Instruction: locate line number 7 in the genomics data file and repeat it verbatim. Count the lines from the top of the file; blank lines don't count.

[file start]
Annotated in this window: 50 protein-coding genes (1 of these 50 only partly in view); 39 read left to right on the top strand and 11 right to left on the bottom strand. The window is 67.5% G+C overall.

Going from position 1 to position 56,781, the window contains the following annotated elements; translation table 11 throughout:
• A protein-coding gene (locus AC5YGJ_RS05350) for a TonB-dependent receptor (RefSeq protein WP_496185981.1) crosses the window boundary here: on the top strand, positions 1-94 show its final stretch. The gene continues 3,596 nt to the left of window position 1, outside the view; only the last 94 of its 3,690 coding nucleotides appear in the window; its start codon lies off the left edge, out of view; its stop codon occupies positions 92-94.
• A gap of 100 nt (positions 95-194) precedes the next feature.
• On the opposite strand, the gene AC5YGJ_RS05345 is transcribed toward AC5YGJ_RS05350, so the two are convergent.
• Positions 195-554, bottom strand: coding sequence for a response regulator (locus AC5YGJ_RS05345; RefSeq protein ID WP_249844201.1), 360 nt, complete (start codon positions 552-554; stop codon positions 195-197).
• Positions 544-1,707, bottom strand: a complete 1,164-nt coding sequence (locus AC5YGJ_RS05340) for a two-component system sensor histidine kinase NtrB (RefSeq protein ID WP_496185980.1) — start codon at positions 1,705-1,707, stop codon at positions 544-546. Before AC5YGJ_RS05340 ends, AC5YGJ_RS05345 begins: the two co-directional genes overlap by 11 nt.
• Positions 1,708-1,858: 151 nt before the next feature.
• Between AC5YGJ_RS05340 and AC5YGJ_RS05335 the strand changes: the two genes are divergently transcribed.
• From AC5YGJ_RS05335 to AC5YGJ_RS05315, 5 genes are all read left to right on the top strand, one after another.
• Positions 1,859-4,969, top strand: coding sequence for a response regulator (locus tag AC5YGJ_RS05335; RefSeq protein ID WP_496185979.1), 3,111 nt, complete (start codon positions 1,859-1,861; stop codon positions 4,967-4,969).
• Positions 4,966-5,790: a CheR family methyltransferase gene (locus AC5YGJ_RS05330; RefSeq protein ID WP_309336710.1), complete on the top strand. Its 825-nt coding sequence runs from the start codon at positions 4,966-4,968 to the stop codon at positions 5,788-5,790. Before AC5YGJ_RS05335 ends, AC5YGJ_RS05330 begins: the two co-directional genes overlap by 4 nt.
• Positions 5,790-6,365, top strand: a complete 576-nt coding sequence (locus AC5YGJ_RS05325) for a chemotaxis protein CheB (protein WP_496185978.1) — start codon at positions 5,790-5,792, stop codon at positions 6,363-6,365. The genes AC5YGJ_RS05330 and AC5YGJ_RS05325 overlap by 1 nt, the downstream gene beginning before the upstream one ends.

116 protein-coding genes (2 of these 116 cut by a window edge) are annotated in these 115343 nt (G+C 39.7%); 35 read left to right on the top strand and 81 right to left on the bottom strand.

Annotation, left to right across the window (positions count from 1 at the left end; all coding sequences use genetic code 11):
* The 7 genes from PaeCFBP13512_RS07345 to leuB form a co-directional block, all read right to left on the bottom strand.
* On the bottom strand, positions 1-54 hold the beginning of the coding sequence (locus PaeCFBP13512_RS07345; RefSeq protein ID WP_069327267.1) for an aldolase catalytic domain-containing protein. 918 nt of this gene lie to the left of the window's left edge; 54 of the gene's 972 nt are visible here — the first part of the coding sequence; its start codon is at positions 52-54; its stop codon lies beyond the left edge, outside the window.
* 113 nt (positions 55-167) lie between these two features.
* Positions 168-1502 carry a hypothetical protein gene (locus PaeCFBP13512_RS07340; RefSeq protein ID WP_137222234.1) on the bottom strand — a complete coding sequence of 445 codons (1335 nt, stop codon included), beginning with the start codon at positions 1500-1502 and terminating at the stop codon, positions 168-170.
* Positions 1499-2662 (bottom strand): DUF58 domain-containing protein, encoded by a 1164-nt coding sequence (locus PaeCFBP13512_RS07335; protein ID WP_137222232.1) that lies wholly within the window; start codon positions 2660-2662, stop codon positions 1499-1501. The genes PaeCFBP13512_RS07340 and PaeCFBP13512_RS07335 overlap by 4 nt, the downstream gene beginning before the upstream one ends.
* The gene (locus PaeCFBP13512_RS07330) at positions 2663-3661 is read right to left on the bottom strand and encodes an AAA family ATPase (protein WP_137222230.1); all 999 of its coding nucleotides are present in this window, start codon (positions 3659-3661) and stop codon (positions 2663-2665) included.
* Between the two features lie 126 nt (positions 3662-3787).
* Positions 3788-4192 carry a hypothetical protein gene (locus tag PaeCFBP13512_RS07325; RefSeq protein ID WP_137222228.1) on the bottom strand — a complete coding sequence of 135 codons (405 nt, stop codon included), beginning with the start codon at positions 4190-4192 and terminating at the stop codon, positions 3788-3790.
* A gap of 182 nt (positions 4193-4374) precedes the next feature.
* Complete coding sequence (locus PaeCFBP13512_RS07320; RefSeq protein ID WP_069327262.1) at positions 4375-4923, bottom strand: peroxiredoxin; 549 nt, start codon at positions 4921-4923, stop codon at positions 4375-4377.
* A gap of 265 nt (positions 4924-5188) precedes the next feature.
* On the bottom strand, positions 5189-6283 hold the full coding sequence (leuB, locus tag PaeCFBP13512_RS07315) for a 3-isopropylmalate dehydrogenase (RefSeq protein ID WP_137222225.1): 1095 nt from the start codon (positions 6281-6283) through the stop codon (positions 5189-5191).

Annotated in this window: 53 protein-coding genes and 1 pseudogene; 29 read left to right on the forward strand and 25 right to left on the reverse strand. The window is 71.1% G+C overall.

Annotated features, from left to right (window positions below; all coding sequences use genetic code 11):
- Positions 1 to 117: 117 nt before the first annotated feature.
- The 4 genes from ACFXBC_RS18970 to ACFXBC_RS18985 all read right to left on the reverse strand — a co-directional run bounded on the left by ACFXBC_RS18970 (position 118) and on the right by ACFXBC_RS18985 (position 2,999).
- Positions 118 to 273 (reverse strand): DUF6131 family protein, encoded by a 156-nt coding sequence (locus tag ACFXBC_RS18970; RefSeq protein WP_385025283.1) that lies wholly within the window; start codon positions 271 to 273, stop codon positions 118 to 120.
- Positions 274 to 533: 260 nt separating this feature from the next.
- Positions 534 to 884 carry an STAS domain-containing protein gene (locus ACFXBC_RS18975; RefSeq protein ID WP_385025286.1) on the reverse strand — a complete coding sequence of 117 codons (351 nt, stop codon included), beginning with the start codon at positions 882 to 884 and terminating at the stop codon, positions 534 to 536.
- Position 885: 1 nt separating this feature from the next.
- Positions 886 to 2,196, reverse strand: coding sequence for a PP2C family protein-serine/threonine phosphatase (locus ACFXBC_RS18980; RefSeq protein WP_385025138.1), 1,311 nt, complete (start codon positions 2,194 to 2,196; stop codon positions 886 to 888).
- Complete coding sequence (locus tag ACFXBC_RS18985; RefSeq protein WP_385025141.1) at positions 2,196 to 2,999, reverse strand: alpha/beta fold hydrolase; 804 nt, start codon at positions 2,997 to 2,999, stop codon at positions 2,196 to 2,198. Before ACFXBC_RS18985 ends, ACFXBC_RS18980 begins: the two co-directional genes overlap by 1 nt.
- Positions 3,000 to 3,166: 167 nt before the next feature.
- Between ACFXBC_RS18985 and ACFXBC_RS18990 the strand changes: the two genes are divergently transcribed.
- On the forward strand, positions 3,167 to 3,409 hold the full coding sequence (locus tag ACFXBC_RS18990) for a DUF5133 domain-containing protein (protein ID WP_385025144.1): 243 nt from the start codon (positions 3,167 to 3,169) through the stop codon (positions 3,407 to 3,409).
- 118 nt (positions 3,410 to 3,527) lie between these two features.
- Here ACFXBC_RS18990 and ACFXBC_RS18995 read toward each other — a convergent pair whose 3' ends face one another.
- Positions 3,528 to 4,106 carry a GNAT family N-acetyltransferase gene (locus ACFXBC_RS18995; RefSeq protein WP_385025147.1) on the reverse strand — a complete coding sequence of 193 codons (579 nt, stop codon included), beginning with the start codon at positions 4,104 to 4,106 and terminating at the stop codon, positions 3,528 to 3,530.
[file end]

• Positions 544-1,707, bottom strand: a complete 1,164-nt coding sequence (locus AC5YGJ_RS05340) for a two-component system sensor histidine kinase NtrB (RefSeq protein ID WP_496185980.1) — start codon at positions 1,705-1,707, stop codon at positions 544-546. Before AC5YGJ_RS05340 ends, AC5YGJ_RS05345 begins: the two co-directional genes overlap by 11 nt.